I didn’t wake up overweight one day. I was overweight for as far back as I could remember. In high school, I always tried to find ways to get out of participating in gym class. I can’t tell you how many times I stayed home sick whenever I knew we’d be running.
I turned to food for everything as a matter of routine. I planned all activities around where we would eat and when we would eat. Date nights with my husband were just romantic ways of saying, "Let’s go out to eat." Activities with my kids turned into, "What sweet treat can we bake and devour together?" or "Where can we go for a hot-fudge sundae or the next drive-through?" I loved food—and I focused on it almost around the clock. If I was happy, I’d celebrate with cake. If I was sad, I’d eat my feelings, too.
I'd never committed to dieting or changing my lifestyle before. I’d tried a low-carb diet once before, but it barely lasted for 24 hours. I gave Weight Watchers and South Beach a try once or twice, but I never really followed through or committed.
When I was overweight, I was alive, but I wasn’t living, and I never felt good. My weight had destroyed my knees, and I still have back, knee, and hip pain due to bone deterioration. I suffered from high blood pressure, polycystic ovarian syndrome, insulin resistance, high cholesterol, a fatty liver, depression, and anxiety. I was routinely in the doctor’s office and was required to go for weekly or monthly lab work, as well as blood-pressure checks up to three times per week. I was taking a lot of prescription medications, too.
One day, I received an email from a company asking me to review their digital scale on my blog. I can clearly remember the day that scale arrived. I carefully unpacked it, installed the batteries, and stepped on. At 148 kilograms, I was the heaviest I'd ever been.
That day, I decided to pop in a DDP Yoga video that I'd recently ordered online. I'd seen a promotional video for it on social media, which showed a man on crutches who'd found a way to start working out thanks to the DDP program, and quickly began dropping weight. I thought that maybe if he could do it, I could, too.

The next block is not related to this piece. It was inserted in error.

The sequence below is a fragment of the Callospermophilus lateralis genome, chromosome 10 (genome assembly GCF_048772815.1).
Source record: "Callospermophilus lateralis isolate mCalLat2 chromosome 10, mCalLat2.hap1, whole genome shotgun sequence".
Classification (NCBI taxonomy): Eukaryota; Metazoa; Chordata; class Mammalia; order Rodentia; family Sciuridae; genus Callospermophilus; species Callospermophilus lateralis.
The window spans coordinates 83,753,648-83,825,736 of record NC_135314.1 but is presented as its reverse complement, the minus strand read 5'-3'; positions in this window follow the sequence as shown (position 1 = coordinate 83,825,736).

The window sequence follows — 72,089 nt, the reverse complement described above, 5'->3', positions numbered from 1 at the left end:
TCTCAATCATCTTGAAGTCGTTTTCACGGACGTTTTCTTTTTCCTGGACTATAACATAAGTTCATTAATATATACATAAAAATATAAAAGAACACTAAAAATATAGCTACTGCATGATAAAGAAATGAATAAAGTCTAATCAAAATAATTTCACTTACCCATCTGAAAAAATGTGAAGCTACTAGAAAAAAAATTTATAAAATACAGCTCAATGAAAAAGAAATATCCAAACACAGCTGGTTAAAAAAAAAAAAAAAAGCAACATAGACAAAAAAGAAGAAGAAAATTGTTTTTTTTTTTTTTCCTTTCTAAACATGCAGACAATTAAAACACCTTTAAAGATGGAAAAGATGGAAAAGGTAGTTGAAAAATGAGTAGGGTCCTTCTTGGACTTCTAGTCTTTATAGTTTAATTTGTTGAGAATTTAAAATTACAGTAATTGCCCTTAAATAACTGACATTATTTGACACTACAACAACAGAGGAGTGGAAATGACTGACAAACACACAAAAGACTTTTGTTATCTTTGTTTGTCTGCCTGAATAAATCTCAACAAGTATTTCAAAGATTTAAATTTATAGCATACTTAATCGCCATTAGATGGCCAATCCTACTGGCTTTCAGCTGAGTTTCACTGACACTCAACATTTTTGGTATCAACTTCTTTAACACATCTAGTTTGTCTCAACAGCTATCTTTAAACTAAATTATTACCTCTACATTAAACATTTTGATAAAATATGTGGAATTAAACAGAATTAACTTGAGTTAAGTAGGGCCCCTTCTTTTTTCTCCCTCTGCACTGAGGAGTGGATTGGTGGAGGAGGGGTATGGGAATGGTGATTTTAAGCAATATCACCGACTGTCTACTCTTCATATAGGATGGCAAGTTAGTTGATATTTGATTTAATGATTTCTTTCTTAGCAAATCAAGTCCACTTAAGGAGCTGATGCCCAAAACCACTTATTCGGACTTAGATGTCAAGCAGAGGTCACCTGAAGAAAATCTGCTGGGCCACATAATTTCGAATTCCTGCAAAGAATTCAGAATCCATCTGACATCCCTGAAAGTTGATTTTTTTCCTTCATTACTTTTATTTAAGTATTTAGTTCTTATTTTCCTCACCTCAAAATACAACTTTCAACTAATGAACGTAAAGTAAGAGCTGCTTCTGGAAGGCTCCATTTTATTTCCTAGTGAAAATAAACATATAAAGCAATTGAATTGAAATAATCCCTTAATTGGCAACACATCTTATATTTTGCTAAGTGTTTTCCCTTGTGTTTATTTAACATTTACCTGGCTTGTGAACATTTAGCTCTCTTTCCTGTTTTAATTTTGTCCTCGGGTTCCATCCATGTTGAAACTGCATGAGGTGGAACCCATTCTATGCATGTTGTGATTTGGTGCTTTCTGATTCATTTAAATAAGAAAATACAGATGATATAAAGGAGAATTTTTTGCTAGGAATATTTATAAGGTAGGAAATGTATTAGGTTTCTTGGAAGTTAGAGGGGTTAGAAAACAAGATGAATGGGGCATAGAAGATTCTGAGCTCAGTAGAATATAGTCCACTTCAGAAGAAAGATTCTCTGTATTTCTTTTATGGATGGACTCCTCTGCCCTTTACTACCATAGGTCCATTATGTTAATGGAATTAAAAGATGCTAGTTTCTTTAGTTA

The diet plan that came with the DDP Yoga Fitness program was high in protein, low in fat, and focused mostly on clean eating with a heavy emphasis on organic foods. While I quickly adopted the workout plan, I found the diet to be too restrictive and frankly much more expensive to maintain than my family could afford. So I signed up for a free Atkins starter kit and downloaded the app. I followed the Atkins plan with a focus on eating less than 20 net carbs per day sourced primarily from vegetables. I found new ways to make over some of my favourite recipes, like replacing lasagna noodles with fresh spinach leaves and opting for a homemade or no-sugar-added pasta sauce to make lasagna. After I was on the plan for a while, I also started baking low-carb treats and breads using almond and coconut flours and sucralose or erythritol in place of regular white flour and sugar.
I started doing DDP Yoga on the very first day of my lifestyle change. I continued with that regularly, and very early on I added in walking. After walking for a while, I decided to give running a try, so I trained for a 5-K. Although I did complete my first and only 5-K, that process uncovered bone-on-bone osteoarthritis in my knee and I was advised to stop running.
Living in the mountains, I'd never understood the fascination with hiking—until I hiked my first summit. I had to watch my knee on the descent, but for me there is nothing more rewarding, or spiritually and emotionally incredible, than a hike through the woods ending in the most beautiful views at the summit. Last summer, I hiked the tallest peak in the northeast and cried tears of joy at the top. The entire hike was symbolic of my two-year weight-loss journey and it all came together for me in that moment.
I don’t hike much in the winter, so I use that time to experiment with other fitness activities. These last few months I’ve been adding resistance-band workouts to my routine. DDP Yoga stays pretty consistently in my routine now that I’ve moved from the DVDs to an app that I can take anywhere—I’ve even done the workouts lakeside while my husband fishes.
Now, I'm smaller, but more importantly, I'm significantly healthier. I'm a better mom, wife, and person now that I can not only participate in life in a much fuller, more valuable way, but I'm also able to set a better example for my kids. In the last year I've run a 5-K, hiked the tallest peak in the northeast, and truly lived a wonderful, energetic life. Feeling better and being free from prescriptions and scheduling all of those doctor’s visits is definitely one of the best parts, but my favourite thing is that I know I’m showing my kids how I am trying to be my best self.
ERICA'S NUMBER-ONE TIP
My best bit of advice is find ways to enjoy the foods you have always loved but reinvent them in a new, healthier style. Find your why—your health, your kids or a cute dress—and post a picture of it with your goal on your fridge as a reminder. And don’t be afraid of the scale and body measurements. Record and celebrate your progress with those numbers, and use them so you'll know right away if you start slipping back.
This article originally appeared on Women's Health.